“Culturally and spiritually I’m a Jewish girl from New Jersey,” says Blume. She shares a few Hadassah tidbits: Her mother belonged to Hadassah; she herself is a Hadassah life member; she named her first doll Hadassah after the beautiful daughter of a rabbi, both patients of her father; and Cooper’s aunt by marriage was related to Henrietta Szold.

In gray capris and a t-shirt that says “Born to Love,” her face bare of any makeup and framed by short, wavy brown hair, Blume talks openly about her life with a forthrightness that matches her writing, which, she says, was a way to work through her own pain and anxiety. Her childhood was studded with loss. Her father, Rudolph Sussman, was the youngest of seven; all seven of them died before age 60. When she was 10 her grandmother and aunt died.

“It just never let up,” Blume recalls. “We were always sitting shiva at our house. As a little kid I wasn’t sad about this. We had big parties all the time with lots of fruit baskets.”

In third grade, blume moved to Miami Beach for two school years with her mother, Esther; her brother, David; and her grandmother so David could recover from a kidney infection (Sally J. Freedman, her most autobiographical novel, shares a similar plot). Separated frequently from her father and knowing that her uncles had died in their early forties, she bargained with God: He would keep her father safe and she would get 100 on her spelling tests. “I had these prayers,” she says, “that I invented and I had to repeat them a certain number of times during the day or something bad would happen. I had to say, ‘Oh please, dear God, oh please,” she recalls, tearing up. “It makes me cry, that child, feeling it was up to her. Ten years later he would die anyway.”

In fact, he died five weeks before her marriage to lawyer John Blume in 1959. Earlier that year, her last surviving uncle and his daughter had died. “It was not the best way to start a marriage,” she says, “but I did it. Life goes on and life is for the living.”

Blume’s mother, a homemaker who went to work as a legal secretary when she was widowed, encouraged her daughter to pursue a traditional path. Blume graduated from New York University with a degree in education and was soon taking care of two children: daughter Randy (a commercial airline pilot turned clinical social worker) and Lawrence (a filmmaker who directed the movie version of Blume’s novel Tiger Eyes). Blume’s brother is a retired Air Force lieutenant colonel and runs a private recycling business. Blume divorced in 1975, married a physicist and moved to Los Alamos, New Mexico, and divorced again before marrying Cooper, who has a daughter, Amanda, from a previous marriage. They have one grandchild, Randy’s son.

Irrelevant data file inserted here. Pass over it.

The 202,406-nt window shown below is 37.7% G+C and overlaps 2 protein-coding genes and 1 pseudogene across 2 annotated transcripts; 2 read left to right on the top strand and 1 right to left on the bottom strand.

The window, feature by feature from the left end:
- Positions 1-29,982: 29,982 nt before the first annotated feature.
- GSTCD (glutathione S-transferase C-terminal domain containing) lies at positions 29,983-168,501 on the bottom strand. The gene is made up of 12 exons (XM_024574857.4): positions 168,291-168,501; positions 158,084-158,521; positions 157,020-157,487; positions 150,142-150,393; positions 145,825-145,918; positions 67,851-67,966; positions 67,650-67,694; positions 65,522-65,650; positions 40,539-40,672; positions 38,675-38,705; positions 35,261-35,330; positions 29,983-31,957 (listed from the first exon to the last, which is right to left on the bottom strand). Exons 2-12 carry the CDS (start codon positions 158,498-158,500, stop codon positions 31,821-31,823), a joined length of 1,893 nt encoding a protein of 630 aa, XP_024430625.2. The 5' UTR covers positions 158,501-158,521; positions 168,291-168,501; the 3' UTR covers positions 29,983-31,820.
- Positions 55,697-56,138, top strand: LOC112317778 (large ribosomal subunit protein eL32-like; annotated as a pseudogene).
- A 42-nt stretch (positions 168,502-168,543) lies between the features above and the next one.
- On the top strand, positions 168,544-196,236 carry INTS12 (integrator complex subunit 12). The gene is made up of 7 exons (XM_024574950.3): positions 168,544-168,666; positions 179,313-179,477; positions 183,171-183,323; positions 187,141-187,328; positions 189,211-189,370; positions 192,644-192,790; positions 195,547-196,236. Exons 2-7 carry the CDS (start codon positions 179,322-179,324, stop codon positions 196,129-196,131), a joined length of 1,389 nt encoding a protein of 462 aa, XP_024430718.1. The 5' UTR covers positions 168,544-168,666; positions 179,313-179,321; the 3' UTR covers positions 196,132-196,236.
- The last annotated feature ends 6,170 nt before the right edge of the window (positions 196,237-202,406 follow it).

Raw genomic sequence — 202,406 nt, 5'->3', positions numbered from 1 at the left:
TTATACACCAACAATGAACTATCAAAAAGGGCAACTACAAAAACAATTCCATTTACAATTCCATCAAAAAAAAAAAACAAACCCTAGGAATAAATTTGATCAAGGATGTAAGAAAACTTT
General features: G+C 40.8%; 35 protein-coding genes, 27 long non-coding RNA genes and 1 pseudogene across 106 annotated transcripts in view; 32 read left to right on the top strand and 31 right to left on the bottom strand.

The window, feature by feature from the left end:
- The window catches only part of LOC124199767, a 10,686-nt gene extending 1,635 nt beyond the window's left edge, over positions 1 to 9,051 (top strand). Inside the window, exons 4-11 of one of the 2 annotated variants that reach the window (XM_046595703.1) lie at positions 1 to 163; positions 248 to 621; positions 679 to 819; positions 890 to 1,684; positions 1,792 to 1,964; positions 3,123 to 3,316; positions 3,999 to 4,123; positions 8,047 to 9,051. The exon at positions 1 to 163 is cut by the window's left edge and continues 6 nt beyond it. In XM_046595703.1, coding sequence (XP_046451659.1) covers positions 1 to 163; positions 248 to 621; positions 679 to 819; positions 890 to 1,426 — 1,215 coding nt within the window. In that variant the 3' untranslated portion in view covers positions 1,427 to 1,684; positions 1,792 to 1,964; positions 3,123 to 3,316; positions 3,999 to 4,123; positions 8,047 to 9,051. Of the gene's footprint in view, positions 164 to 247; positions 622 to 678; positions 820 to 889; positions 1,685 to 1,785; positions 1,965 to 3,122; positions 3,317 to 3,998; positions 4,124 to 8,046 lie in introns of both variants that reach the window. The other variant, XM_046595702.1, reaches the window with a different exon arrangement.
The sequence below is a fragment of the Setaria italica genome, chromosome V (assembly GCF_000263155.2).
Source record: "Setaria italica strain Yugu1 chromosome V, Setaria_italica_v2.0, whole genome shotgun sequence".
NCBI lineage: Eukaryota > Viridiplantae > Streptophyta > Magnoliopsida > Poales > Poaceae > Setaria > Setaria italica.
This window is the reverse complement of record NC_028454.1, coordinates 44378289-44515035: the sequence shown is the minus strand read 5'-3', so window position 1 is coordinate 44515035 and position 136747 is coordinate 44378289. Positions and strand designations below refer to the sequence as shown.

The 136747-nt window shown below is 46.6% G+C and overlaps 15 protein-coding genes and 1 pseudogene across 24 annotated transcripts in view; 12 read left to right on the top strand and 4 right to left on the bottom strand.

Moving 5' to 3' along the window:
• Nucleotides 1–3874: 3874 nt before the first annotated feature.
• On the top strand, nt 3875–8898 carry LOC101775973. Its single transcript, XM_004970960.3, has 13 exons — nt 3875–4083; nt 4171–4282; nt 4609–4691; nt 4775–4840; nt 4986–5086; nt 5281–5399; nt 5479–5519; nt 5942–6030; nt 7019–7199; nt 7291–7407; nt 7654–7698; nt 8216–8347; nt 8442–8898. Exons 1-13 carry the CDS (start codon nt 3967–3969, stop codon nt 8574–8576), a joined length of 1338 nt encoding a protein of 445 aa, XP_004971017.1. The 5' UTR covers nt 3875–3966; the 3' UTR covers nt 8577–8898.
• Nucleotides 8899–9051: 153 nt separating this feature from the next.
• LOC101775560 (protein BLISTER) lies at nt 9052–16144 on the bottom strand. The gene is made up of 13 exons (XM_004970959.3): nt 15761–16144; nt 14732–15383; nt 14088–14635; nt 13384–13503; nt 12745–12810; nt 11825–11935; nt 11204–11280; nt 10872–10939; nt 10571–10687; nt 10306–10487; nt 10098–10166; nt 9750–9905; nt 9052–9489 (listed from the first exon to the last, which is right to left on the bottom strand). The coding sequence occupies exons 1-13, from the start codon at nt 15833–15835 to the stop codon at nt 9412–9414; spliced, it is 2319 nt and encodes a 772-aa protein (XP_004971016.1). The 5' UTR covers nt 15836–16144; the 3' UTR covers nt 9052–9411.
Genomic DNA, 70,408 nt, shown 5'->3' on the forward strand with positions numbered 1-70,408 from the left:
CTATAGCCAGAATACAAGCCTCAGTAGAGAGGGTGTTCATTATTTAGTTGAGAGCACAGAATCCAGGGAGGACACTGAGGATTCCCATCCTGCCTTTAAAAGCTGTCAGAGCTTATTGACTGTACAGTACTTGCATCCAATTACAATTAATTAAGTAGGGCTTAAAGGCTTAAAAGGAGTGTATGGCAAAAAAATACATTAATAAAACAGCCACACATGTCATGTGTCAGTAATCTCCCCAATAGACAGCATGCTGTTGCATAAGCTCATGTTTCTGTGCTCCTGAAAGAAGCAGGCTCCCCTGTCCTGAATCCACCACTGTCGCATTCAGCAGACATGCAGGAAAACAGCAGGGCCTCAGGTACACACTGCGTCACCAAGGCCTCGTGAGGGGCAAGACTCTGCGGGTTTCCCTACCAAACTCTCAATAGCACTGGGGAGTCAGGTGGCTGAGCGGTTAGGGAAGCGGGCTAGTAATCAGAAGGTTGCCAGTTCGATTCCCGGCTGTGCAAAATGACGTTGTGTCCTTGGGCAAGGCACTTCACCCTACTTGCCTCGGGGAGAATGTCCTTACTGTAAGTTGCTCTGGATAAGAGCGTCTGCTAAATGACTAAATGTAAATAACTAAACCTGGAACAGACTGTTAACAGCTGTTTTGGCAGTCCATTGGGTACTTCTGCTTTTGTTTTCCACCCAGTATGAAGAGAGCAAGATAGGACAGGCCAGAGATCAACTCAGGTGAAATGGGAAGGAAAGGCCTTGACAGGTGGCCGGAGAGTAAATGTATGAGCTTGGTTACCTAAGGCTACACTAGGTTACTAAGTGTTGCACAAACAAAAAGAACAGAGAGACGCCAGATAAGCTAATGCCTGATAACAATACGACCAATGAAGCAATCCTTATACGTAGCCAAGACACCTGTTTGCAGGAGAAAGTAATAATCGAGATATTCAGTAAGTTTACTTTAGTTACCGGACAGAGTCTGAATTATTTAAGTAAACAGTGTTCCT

A curious child who loved to read—the Betsy-Tacy series by Maud Hart Lovelace was her favorite—Blume says she was always making up stories in her head but never thought about becoming a writer. Her early efforts at writing, when her children were in nursery school, earned her two years of rejection slips before Reilly and Lee accepted her picture book, The One in the Middle Is the Green Kangaroo. She wrote Iggie’s House in a class at New York University and submitted it to Bradbury, where publisher Richard Jackson discovered it in the slush pile.

Beginning with Margaret, her third book, she mined her own background for plot, setting and character. Blume seamlessly meshes Margaret’s poignant conversations with God (“I’ve been looking for you, God. I looked in temple. I looked in church…. But you weren’t there…. Why, God? Why do I only feel you when I’m alone?”) alongside her visceral longing for her physical development (“We must—we must—we must increase our bust,” she and her friends chant together).

Margaret was removed from some school libraries in the 1980s because of its groundbreaking honesty. Since then, Blume has worked tirelessly with the National Coalition Against Censorship to protect the freedom to read. She also established the KIDS Fund to develop programs that encourage communication between parents and teens.

She’s in a different place now, she says, than she was when she wrote her early books: “I like complicated storytelling and I made my name on the opposite.” She is not sure how she will channel her creative energy next, but in the meantime she loves being outdoors (her desk in Key West faces her garden) and savors her hobbies: reading for pleasure; walking two fast miles a day; riding her bike, enjoying movies and the theater, and tap-dancing when she can (she learned at age 45).

A survivor of cervical and breast cancer, she does not have a bucket list. “Give me more of the same for as long as we can, George and I together,” Blume says. “I used to think I would die young like my father. I would rush, rush, rush, finish one book and start another. I believed, like my mother did, that God would not take me in the middle of knitting a sweater—or, for me, writing a book.”

Today, young fans who write to Blume or meet her at book signings often ask her, if she had a superpower, what would it be? “I had to think a lot about that,” she says. “Maybe I could be invisible. I’d fly vertically and hover just above. I’d know what everyone was saying and doing and thinking. I’ve made that up because I really don’t know…. I have a lot of imagination. Maybe that’s my superpower.”